"You're WHAT?" He looked at the nearby tables. No one paid them any attention. He shook his head. Clio leaned forward again.
"This is twin stuff, J-Man. Just you and me, OK?"
"That's nuts, Tister! I mean, there are bandits and smugglers all over northern Mexico, and coyotes smuggling illegals over the border, and…."
"He's somewhere in the Barranca del Cobre, Copper Canyon. High mountains, lots of valleys, few roads. Hardly any strangers go in there. I'll have my satellite phone. I'll be fine."
"OK, forget the bandits. Worry about Mom. Do you know how mad she'll be if she finds out you sneaked off on your own, in Mexico?"
"She won't find out. She and Dad'll be busy with that launch at Cape Kennedy. And anyway, if she calls, she still won't know where I am. You'll be my main contact. You'll cover for me."
"That's crazy, Tister! A phone won't protect you. You have no idea what might happen! It's too risky! Don't do it, please!"
"I have to go, J-Man. I have to! I've wanted to for years. This may be my only chance!"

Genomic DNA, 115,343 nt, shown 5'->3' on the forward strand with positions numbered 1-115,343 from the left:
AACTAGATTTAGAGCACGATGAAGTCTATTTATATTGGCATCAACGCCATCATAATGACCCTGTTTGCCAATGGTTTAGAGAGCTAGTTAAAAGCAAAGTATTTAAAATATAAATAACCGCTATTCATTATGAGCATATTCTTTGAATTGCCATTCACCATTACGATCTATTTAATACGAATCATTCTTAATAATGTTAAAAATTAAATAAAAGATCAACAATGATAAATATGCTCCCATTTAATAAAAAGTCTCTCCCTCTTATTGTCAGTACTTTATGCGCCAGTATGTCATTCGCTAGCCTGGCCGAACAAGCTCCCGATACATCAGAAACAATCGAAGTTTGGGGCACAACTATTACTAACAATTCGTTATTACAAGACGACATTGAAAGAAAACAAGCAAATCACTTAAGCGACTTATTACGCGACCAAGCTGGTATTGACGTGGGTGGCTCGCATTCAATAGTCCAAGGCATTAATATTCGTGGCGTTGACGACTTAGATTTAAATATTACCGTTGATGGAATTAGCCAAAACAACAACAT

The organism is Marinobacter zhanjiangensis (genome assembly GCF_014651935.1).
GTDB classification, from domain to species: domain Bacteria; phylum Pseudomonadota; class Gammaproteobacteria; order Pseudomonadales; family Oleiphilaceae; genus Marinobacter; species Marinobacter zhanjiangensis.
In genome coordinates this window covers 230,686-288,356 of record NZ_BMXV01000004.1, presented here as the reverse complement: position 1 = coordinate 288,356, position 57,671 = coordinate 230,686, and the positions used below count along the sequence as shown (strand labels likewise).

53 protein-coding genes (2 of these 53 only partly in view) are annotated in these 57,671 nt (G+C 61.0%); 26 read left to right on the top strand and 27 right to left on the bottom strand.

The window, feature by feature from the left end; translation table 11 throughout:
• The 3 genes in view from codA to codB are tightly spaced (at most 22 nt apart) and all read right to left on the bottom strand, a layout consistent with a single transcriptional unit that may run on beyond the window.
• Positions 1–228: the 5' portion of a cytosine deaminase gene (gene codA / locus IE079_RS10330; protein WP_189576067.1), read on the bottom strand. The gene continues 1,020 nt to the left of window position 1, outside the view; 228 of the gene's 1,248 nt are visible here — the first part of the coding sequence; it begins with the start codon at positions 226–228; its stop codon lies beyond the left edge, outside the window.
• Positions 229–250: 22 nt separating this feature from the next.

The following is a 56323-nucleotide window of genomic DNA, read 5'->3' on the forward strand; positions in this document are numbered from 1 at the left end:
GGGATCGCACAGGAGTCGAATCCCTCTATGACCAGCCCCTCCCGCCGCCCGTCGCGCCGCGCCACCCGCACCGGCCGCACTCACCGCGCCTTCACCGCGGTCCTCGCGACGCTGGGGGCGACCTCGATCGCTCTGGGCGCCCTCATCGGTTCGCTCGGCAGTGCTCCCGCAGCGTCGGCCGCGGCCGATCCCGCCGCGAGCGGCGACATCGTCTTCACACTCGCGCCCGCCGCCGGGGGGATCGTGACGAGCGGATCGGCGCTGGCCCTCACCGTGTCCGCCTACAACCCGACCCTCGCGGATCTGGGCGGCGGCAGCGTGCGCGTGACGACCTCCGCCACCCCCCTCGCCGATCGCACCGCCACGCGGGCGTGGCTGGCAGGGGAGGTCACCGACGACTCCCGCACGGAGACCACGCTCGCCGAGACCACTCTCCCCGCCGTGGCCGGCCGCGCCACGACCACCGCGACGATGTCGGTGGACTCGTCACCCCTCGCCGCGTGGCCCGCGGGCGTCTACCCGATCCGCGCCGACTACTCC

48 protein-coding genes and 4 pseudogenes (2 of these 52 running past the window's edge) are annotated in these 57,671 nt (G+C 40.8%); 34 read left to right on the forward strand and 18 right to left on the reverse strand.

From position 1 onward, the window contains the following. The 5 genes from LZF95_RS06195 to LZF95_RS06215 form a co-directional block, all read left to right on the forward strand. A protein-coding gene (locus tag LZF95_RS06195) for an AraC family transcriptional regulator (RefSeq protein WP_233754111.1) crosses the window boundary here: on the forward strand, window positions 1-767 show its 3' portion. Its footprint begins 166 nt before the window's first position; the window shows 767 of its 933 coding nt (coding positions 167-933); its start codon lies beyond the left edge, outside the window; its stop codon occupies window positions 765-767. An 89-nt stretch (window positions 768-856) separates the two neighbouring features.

"You can't just take off by yourself, in another country. It's dangerous over there. Mom would freak out, big time!"
"She's done plenty things like that herself—jumping into that river to get away, sneaking into a country to blow things up…she can do stuff like that, but she gave me grief over Harry Saenz, and he wasn't even a boy friend. Mom doesn't own me."
"Oh, man." He looked at the crumbs on the crumpled paper that had wrapped his sandwich. He shook his head again.
"But…you don't really know anything about this guy. How are you going to even find him?"
"I haven't figured that out yet. I'll do that once I'm down there."
They stared at each other. It was one of the rare times their twin meta-communication didn't work. Clio was as stubborn as her mother. Julio felt his sandwich ball up in his stomach like a wad of clay.
(Also at Barnes and Noble)